What made senior night so enjoyable for Stony Brook was that it was sentimental without being a farewell. The Seawolves have played well enough all season to have earned at least one postseason game at home, so they were pleased to be looking forward, not backward.

Their play reflected it, as they outdueled Binghamton from start to finish in a 76-55 win Saturday night.

“There were a lot of emotions. Binghamton beat us last time, so it was more than senior night,” said Lucas Woodhouse, who with fellow senior co-captain Kameron Mitchell left to a huge ovation with 1:08 left. “We wanted to get them back, we wanted to come out strong.”

A crowd of 4,209 was just as energized to see the home team win its sixth game in a row and improve to 12-2 in the America East — a record that seemed unthinkable in the fall, when the program was trying to piece together a team after the graduation of its greatest all-time player, Jameel Warney.

Warney was at practice the previous two days and was on the court Saturday night at halftime, becoming the first basketball player in school history to have his number retired.

“He sold the place out, so it was a good home crowd for us tonight,” said Woodhouse, Warney’s teammate last season. “I think everybody was trying to impress him, too, to just play well tonight and continue the legacy he created here.”

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All of the Seawolves (17-10 overall) wore warm-up shirts that read “WARNEY 20.” Coach Jeff Boals, who was hired to lead Stony Brook through the post-Warney period, said, “I told the guys, ‘Hey, this will give everybody at least four or five more rebounds.’ ”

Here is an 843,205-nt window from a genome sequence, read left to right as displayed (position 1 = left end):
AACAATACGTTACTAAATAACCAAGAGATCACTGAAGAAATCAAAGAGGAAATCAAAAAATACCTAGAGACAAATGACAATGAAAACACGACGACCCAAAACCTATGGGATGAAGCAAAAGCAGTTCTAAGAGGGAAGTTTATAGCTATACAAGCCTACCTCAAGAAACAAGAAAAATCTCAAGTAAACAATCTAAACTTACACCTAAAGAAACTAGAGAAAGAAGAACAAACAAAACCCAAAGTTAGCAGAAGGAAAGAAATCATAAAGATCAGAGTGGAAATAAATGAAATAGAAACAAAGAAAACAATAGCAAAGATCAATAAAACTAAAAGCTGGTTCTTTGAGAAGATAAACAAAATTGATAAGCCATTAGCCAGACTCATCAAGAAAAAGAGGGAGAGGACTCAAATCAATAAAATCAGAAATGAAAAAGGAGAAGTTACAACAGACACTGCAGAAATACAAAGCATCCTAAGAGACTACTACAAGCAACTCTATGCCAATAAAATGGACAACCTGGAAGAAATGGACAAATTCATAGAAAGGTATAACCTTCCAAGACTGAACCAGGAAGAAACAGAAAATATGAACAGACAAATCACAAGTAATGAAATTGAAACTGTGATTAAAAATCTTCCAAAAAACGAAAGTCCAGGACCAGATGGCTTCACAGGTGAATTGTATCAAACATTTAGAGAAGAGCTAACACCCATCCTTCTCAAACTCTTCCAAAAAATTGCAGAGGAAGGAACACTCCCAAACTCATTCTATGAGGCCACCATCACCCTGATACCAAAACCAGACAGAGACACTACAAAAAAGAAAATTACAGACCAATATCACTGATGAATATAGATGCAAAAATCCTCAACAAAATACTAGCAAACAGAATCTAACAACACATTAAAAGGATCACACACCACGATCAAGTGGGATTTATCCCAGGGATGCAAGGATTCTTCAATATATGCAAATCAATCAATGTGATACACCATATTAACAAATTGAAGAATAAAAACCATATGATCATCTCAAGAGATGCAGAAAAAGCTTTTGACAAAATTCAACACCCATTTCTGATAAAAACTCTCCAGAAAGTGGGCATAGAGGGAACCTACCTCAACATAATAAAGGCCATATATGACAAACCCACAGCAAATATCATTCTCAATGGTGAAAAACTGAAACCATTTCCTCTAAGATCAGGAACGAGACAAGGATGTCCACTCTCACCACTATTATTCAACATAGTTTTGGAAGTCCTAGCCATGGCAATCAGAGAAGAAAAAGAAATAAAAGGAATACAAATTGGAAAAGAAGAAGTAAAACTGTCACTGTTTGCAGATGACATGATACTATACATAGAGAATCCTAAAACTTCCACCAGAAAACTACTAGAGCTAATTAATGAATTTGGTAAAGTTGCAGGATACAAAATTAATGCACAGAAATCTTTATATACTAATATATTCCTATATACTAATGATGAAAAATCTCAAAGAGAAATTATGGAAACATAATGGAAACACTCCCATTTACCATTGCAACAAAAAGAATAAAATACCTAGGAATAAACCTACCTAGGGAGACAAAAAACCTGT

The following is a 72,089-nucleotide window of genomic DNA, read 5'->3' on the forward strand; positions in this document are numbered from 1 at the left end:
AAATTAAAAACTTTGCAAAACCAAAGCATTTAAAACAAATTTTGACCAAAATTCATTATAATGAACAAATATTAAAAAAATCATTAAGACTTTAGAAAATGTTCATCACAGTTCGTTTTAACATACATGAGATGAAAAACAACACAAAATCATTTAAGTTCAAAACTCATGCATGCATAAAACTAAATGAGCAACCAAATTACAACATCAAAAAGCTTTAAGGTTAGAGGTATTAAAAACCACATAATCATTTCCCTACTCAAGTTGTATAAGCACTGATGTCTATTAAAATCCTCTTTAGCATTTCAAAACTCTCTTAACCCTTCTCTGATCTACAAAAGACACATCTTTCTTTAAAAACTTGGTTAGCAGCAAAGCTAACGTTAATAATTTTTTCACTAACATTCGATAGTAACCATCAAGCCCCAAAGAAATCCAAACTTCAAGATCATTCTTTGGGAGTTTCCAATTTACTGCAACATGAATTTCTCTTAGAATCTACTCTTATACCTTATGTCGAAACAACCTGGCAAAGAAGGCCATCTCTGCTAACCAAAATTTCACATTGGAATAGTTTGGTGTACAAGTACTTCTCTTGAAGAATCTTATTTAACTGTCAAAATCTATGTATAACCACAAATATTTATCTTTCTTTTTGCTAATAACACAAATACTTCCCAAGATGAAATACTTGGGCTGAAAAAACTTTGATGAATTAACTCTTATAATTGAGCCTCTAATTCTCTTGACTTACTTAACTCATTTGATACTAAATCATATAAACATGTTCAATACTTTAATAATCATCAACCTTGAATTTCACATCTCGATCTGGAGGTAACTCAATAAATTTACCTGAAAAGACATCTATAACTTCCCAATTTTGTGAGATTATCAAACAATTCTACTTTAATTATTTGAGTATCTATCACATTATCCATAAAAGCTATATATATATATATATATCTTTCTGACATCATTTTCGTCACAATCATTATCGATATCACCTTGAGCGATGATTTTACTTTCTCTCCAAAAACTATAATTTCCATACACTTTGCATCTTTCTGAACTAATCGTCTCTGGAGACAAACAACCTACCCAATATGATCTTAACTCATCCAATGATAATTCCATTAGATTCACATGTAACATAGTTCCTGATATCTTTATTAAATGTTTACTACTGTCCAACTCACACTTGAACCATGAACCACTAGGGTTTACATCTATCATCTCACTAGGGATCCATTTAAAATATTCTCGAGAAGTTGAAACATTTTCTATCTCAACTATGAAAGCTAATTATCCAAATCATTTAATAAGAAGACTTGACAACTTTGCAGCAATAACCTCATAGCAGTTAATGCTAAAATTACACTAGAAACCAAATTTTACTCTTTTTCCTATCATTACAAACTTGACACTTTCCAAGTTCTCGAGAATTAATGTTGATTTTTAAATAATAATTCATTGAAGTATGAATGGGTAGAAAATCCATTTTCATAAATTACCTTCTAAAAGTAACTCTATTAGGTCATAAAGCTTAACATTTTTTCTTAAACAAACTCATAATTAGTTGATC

He was joking, but he was not off by much. Having been outrebounded in a four-point loss at Binghamton four weeks ago, Stony Brook was especially vigilant on the boards and ended up with a 45-33 rebounding edge this time.

Six Seawolves had at least eight points (helped by Woodhouse’s nine assists). A 7-0 run toward the end of the first half built a 14-point lead and pretty much settled things.

“That type of balance where nobody really cares who scores as long as Stony Brook scores — you’re going to win a lot of games doing that,” Boals said.

Still, it is nice to score 19 points, especially if you’ve been struggling lately, as redshirt freshman Akwasi Yeboah was. He made seven of 11 field-goal attempts, shooting 3-for-3 from three-point range. The coaching staff made a point of encouraging him before the game, as did teammate UC Iroegbu, who earlier had overcome his own slump and had nine points Saturday night.

Perhaps most important was the call Yeboah received yesterday morning from his mother at home in England. He usually speaks with her every day, but she had been visiting family members in Ghana for a week and was out of touch.

“She gave me some positive advice. I feel like I had a revelation and I just knew I was going to have a good game today,” he said. “She just tells me to play hard every time I’m on the court and she’s always giving me Bible quotes and stuff like that to help me spiritually.”

In the final minute, Yeboah missed a chance to surpass his career high of 20 points. Even that turned out well because Tim Donohoe converted the offensive rebound for his first two points of the season.

Boals said the whole team got a boost Friday night during a team dinner honoring Woodhouse and Mitchell. Every coach and player spoke about the two seniors, who, Boals said, “both love this university.”

That was in the present tense. They are nowhere near ready to say goodbye.